Halite is also known as Rock Salt
Halite is the mineral form of sodium chloride (NaCl). Halite forms isometric crystals. The mineral is typically colorless or white, but may also be light blue, dark blue, purple, pink, red, orange, yellow or gray depending on the amount and type of impurities.
Halite occurs in vast beds of sedimentary evaporite minerals
It is found in those areas as a result of the drying up of enclosed lakes, playas, and seas. Salt beds maybe hundreds of meters thick and underlie broad areas. In the United States and Canada extensive underground beds extend from the Appalachian basin of western New York through parts of Ontario and under much of the Michigan Basin. Other deposits are in Ohio, Kansas, New Mexico, Nova Scotia and Saskatchewan. The Khewra salt mine is a massive deposit of halite near Islamabad, Pakistan. In the United Kingdom there are three mines; the largest of these is at Winsford in Cheshire producing half a million tons on average in six months.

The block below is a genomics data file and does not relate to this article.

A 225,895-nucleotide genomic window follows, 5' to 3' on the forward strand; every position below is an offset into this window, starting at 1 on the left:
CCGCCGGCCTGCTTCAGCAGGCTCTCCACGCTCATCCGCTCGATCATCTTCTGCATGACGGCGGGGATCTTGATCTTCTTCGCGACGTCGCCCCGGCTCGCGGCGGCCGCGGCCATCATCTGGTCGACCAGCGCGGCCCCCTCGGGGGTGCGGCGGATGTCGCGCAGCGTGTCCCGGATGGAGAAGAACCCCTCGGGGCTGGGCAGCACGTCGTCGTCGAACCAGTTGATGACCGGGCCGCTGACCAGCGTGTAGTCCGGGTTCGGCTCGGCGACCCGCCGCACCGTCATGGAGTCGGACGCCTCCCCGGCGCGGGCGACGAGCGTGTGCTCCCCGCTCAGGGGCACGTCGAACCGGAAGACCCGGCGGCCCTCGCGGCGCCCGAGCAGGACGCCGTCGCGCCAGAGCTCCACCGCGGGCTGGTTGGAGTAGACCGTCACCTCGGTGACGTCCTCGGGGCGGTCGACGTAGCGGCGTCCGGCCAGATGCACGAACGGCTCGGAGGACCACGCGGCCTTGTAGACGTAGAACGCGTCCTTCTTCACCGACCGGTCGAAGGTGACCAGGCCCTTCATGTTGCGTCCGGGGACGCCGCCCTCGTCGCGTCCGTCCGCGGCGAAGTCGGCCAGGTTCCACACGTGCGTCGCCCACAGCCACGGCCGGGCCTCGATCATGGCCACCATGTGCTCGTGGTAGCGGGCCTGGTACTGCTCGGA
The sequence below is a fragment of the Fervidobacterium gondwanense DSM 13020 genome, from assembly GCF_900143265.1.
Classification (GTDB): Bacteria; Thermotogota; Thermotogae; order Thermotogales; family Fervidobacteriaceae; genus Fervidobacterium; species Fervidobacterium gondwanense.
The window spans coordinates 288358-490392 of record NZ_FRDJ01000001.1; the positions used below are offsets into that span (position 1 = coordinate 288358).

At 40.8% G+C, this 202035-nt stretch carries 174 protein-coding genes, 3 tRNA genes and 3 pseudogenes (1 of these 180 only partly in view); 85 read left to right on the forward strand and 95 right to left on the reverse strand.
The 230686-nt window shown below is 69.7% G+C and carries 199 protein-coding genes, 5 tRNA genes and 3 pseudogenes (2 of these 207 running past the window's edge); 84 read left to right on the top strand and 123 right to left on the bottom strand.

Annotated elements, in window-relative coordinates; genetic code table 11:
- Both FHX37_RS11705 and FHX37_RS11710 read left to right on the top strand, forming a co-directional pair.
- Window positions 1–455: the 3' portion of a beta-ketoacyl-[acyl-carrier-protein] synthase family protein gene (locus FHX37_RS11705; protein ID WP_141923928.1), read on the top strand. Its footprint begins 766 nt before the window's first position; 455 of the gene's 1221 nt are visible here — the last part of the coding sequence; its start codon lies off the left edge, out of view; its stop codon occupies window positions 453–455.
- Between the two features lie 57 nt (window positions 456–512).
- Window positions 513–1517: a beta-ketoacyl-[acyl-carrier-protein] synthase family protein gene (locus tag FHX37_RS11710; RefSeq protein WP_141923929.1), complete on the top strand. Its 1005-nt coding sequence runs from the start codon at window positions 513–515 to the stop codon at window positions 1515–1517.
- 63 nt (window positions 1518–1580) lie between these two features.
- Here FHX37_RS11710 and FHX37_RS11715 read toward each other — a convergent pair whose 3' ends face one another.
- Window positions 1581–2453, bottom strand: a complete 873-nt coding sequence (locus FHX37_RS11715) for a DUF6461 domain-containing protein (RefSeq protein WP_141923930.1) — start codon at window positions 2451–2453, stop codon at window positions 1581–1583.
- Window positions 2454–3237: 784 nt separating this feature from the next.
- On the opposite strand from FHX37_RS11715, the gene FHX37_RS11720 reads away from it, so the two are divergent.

Halite is used for managing ice
Halite is often used both privately and municipally for managing ice. Because brine (a solution of water and salt) has a lower freezing point than pure water, putting salt or saltwater on ice that is near 0°C will cause it to melt. (This effect is called freezing-point depression.) It is common for homeowners in cold climates to spread salt on their walkways and driveways after a snow storm to melt the ice. It is not necessary to use so much salt that the ice is completely melted; rather, a small amount of salt will weaken the ice so that it can be easily removed by other means. Also, many cities will spread a mixture of sand and salt on roads during and after a snowstorm to improve traction.Salt is also used extensively in cooking as a flavor enhancer and to cure a wide variety of foods such as bacon and fish. Larger pieces of Halite can be ground in a salt mill or dusted over food from a shaker as finishing salt.
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